A Union divorce may be more detrimental for UK financial markets than Brexit, and vocal European views could result in a volatile pound.
In the same week in which the UK parliament passed the bill allowing the government to trigger Article 50, the Scottish National Party re-launched its campaign for a second referendum on independence. The SNP wants to hold its second #Indyref sometime between autumn 2018 and spring 2019, before the UK leaves the EU.
It’s not clear how the SNP can force the UK parliament to agree to a new vote. However, public opinion could drive Prime Minister Theresa May to capitulate, perhaps agreeing to holding the vote after the UK has left the EU.
A second Scottish referendum would lead to much heightened risk for UK assets. We think the prospect of a breakup of the Union could be far more significant for UK financial markets than leaving the EU, as well as making the EU trade negotiations even more difficult.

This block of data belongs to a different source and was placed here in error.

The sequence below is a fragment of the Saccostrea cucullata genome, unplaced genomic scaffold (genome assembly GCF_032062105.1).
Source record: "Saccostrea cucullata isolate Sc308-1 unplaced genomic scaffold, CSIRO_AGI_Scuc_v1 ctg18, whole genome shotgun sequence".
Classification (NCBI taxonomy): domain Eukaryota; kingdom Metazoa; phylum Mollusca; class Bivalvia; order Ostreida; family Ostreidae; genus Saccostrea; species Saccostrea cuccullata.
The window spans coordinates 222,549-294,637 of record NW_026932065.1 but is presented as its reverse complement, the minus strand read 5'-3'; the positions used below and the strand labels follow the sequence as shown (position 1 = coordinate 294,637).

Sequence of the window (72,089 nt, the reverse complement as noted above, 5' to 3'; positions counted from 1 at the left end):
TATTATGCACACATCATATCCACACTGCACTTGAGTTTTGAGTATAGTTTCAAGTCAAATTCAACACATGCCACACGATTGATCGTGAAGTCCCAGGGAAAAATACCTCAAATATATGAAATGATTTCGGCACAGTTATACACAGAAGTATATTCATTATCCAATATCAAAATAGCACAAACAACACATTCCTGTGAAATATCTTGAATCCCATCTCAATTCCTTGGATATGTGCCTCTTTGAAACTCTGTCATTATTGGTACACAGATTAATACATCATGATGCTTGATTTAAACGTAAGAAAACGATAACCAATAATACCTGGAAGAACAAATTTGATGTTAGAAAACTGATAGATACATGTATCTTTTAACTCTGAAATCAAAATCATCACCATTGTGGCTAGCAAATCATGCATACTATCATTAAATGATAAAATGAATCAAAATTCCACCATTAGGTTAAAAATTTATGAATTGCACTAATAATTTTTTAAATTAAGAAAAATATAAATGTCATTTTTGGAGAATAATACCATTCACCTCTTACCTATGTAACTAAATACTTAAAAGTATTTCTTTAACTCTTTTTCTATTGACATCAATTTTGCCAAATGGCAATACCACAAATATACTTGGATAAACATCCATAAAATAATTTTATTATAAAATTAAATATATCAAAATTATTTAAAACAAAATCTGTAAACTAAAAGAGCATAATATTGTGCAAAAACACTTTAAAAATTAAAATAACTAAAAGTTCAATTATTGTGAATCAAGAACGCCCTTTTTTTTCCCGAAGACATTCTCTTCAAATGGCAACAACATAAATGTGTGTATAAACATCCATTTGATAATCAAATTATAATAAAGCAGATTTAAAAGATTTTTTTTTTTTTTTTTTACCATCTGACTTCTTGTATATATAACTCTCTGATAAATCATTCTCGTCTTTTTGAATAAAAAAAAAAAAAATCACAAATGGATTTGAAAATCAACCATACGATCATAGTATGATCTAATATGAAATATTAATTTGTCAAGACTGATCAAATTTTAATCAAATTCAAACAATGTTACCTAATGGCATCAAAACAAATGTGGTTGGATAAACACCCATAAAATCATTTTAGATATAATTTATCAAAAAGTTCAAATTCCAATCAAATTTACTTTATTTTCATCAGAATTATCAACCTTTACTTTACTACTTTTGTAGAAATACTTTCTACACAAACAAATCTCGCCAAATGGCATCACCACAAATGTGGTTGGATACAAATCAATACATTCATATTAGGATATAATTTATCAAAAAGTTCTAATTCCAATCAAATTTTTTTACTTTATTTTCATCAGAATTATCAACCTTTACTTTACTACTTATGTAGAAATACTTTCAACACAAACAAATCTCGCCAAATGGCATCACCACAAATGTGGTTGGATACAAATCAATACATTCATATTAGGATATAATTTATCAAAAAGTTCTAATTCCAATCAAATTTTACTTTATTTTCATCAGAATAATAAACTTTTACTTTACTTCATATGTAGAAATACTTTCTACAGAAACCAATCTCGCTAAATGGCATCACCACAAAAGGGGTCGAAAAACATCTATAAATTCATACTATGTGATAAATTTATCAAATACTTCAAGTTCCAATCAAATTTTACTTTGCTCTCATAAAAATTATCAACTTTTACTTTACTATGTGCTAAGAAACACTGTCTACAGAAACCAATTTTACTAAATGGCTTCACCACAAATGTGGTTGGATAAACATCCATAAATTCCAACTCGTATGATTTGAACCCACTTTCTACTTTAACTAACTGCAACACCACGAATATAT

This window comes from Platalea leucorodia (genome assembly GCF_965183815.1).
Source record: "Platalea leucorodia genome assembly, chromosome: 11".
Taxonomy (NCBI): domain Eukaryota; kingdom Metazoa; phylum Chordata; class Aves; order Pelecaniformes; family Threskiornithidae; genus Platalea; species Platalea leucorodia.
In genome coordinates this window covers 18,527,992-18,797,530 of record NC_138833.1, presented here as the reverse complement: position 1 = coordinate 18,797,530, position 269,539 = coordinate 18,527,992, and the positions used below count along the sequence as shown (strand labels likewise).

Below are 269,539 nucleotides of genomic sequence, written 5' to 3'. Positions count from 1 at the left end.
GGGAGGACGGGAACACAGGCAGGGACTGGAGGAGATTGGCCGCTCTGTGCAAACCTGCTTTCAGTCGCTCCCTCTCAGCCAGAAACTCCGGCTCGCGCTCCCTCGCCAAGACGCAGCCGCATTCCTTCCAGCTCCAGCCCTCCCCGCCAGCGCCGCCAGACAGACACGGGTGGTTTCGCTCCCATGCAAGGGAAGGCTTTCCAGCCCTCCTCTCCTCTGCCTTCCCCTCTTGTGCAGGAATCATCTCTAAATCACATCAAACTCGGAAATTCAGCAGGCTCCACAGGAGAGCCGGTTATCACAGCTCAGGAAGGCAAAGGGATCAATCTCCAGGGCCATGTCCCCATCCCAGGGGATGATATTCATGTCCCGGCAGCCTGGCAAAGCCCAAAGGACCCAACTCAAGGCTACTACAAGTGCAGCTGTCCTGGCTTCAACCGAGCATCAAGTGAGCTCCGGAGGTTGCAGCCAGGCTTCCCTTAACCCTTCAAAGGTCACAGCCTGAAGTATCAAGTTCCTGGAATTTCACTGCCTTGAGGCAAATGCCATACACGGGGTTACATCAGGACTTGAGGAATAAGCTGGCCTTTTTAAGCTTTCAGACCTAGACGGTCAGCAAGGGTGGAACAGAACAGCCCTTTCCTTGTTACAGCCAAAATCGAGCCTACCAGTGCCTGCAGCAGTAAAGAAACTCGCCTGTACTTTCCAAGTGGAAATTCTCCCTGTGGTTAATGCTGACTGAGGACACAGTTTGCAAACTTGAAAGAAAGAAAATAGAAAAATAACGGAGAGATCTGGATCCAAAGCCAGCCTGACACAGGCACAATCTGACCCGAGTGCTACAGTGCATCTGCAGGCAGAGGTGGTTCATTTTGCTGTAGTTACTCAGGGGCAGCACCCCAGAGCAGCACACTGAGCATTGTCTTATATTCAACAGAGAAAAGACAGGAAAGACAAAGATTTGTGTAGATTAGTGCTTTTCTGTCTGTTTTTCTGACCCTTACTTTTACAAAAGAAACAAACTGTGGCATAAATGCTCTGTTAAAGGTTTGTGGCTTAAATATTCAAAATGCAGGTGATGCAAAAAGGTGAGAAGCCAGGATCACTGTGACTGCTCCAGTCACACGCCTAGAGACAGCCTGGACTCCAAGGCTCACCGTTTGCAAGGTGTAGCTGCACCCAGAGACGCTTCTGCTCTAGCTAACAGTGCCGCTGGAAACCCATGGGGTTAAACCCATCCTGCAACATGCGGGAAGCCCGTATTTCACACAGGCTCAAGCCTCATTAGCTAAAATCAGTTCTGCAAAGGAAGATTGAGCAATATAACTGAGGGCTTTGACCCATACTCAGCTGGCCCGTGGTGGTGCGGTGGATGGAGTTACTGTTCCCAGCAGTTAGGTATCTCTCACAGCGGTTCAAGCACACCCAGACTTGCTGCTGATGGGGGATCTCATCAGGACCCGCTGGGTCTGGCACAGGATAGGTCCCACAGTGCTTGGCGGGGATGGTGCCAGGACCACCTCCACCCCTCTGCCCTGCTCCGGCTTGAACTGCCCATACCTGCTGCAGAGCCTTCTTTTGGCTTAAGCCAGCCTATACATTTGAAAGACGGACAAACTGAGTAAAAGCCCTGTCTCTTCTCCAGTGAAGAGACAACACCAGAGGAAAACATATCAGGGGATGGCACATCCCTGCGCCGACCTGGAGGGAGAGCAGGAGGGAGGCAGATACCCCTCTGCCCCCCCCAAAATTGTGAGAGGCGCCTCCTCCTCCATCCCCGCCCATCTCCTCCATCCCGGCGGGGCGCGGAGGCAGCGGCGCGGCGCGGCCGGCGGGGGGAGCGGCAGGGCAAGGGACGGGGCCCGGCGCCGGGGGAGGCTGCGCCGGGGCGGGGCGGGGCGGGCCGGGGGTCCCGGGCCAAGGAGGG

Impact on the pound
Based on activity in the futures and options market, both the prospect of another #Indyref and the upcoming Article 50 announcement aren’t expected to lead to further marked weakness of the pound. The chart shows how the cost of betting on a sharp fall in the pound against the dollar, versus the cost of betting on a sharp rise, is not that different to normal.
While foreign exchange markets are relatively sanguine on the near-term prospect for the pound, the same can’t be said for the medium term.
Once EU-exit negotiations begin, we expect European politicians to be much more open in their views on UK access to the single market (and border controls), especially in the lead-up to the German elections in the autumn. This running commentary is likely to result in a much more volatile pound.
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Data sources: Bloomberg and Macrobond